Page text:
Our primary hypothesis is that TRAP exposure during folliculogenesis accelerates epigenetic aging, and possibly modulates epigenetic regulation of GCs, which may affect oocyte development, and that high intake of supplemental folic acid may counteract this. Thus, our objective was twofold: (1) to evaluate whether there are differences in DNAm age acceleration in GCs among women with high vs. low TRAP exposure and supplemental folic acid intake and (2) to explore whether there are differentially methylated CpG sites among women with high vs. low TRAP exposure and supplemental folic acid intake.
Study flow and characteristics
Of the 132 women who had a stored GC aliquot sent for analysis, one sample was broken in transit. DNA extraction yields from the remaining 131 samples were variable, ranging from 0 to 2896 ng. Only 45% (n = 60) had ≥ 200 ng and 12% (n = 16) had 100–199 ng of DNA extracted. There were no associations between the exposures (or any of the other covariates) and DNA yield. We included 64 samples on the DNAm array, including four with 100–199 ng of DNA. Following quality control and processing of the methylation data, we excluded two samples where > 5% of probes yielded detection p-values > 0.001 and one sample that was an outlier in principal components analyses, leaving a final sample size of 61 women.
The 61 women included in our final analysis had a median (interquartile range, IQR) age of 34.8 (5.7) yrs and body mass index (BMI) of 24.2 (5.5) kg/m2. The majority were White (87%), non-Hispanic (93%), never smokers (74%), with a college degree or higher (92%) (Table 1). Primary infertility diagnoses at enrollment included male factor (28%), female factor (36%), and unexplained (36%) causes. Women who were categorized as having high (> 34.1 ppb NO2 exposure) vs. low (< 11.7 ppb NO2 exposure) TRAP exposure had a median (IQR) nitrogen dioxide (NO2) exposure of 43.3 (27.7) and 9.2 (5.1) ppb during the three months prior to controlled ovarian stimulation, respectively. Similarly, women with high (≥ 800 µg/day) vs. low (< 400 µg/day) supplemental folic acid intake had a median (IQR) intake of 829.8 (200.0) and 230.6 (342.9) µg/day, respectively.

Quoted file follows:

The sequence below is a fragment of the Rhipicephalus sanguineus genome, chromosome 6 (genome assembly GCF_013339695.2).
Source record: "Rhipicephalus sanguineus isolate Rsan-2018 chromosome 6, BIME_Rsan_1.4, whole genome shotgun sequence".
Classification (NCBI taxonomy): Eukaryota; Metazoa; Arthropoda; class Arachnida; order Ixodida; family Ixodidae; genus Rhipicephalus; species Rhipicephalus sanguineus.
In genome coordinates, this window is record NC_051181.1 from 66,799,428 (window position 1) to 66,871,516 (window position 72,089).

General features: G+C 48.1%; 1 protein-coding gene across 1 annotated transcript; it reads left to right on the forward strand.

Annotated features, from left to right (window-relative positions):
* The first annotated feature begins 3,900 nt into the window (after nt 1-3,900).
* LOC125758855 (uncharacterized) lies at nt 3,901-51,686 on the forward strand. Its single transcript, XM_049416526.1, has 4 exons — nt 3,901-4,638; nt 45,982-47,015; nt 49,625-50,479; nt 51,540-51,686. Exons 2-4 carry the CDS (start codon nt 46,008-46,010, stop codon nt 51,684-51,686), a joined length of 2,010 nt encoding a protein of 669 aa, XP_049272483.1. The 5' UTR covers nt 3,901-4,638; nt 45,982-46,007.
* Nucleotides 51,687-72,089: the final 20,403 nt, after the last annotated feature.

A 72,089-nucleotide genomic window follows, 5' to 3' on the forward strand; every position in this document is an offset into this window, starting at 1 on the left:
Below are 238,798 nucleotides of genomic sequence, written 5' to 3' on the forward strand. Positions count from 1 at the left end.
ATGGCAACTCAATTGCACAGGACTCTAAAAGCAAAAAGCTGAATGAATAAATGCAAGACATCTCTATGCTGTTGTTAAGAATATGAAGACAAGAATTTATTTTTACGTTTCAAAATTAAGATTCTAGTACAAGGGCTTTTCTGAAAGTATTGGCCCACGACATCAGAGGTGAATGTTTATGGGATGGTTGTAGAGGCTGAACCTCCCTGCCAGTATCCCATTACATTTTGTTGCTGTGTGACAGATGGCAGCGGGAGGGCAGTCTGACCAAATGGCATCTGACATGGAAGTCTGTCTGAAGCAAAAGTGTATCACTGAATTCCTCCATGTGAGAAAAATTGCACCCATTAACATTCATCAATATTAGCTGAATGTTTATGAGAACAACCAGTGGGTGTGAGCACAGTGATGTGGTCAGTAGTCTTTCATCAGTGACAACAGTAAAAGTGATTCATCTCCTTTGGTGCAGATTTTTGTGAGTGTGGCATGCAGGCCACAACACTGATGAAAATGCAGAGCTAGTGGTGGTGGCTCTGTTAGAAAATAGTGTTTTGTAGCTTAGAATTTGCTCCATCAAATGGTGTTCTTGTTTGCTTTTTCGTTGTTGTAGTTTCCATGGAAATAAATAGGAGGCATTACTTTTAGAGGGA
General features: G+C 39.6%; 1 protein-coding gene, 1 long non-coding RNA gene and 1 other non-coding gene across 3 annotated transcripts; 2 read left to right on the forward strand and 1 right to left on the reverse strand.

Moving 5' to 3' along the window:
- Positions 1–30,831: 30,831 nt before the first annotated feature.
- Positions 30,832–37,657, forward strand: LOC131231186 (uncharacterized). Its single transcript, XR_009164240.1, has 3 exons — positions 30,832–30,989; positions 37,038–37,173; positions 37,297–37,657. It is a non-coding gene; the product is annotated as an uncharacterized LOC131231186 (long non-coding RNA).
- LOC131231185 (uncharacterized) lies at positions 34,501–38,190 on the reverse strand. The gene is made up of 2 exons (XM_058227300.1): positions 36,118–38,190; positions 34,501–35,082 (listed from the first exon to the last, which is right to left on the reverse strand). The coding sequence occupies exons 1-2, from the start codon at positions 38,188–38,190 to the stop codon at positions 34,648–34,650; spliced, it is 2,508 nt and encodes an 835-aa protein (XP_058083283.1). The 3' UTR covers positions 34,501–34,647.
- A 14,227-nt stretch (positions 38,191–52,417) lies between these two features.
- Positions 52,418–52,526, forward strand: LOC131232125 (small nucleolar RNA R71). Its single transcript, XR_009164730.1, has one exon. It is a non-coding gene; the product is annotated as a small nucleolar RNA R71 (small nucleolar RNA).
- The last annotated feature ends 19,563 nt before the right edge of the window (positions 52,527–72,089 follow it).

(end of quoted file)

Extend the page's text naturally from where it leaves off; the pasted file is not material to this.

Epigenetic age acceleration
In univariate analyses, epigenetic age based on the mural GC clock (GCmAge) was moderately correlated with chronological age (r = 0.51, p-value = < 0.001), while epigenetic age based on the Horvath Pan-Tissue clock (DNAmAge) (r = − 0.07, p-value = 0.59) and the GrimAge clock (r = 0.07, p-value = 0.58) had little to no correlation with chronological age (Additional file 1: Figure S1). After adjusting for the surrogate variables (which were used as a proxy for heterogeneity in cellular composition and estimated using the sva package in R), the correlation between GCmAge and chronological age strengthened (r = 0.58, p-value = < 0.001) and DNAmAge became moderately correlated (r = 0.38, p-value = 0.002) and GrimAge became strongly correlated (r = 0.77, p-value = < 0.001, respectively) with chronological age. Age acceleration, calculated using the residual method, as estimated from the surrogate variable-adjusted clocks were moderately correlated with one another for DNAmAge acceleration and GCmAge acceleration (r = 0.49, p-value = < 0.001), but neither were associated with GrimAge acceleration.
We did not observe any associations between NO2 exposure or supplemental folic acid intake and any of the GC age acceleration variables with adjustment for age and with further adjustment for the surrogate variables or other potential confounders (i.e. BMI, education, and stimulation protocol) (Table 2). For example, in the fully adjusted model, women with high NO2 exposure had an adjusted mean difference of 0.52 (95% CI − 1.41, 2.45) for DNAmAge acceleration, − 0.21 (95% CI − 1.42, 1.00) for GrimAge acceleration, and − 0.57 (95% CI − 2.36, 1.22) for GCmAge acceleration compared to women with low exposure. Similarly, women with high supplemental folic acid intake had an adjusted mean difference of 1.28 (95% CI − 0.59, 3.15) for DNAmAge acceleration, 0.34 (95% CI − 0.85, 1.53) for GrimAge acceleration, and 0.40 (95% CI − 1.36, 2.16) for GCmAge acceleration compared to women with low intake.
Epigenome-wide association studies (EWAS of 474,545 CpGs)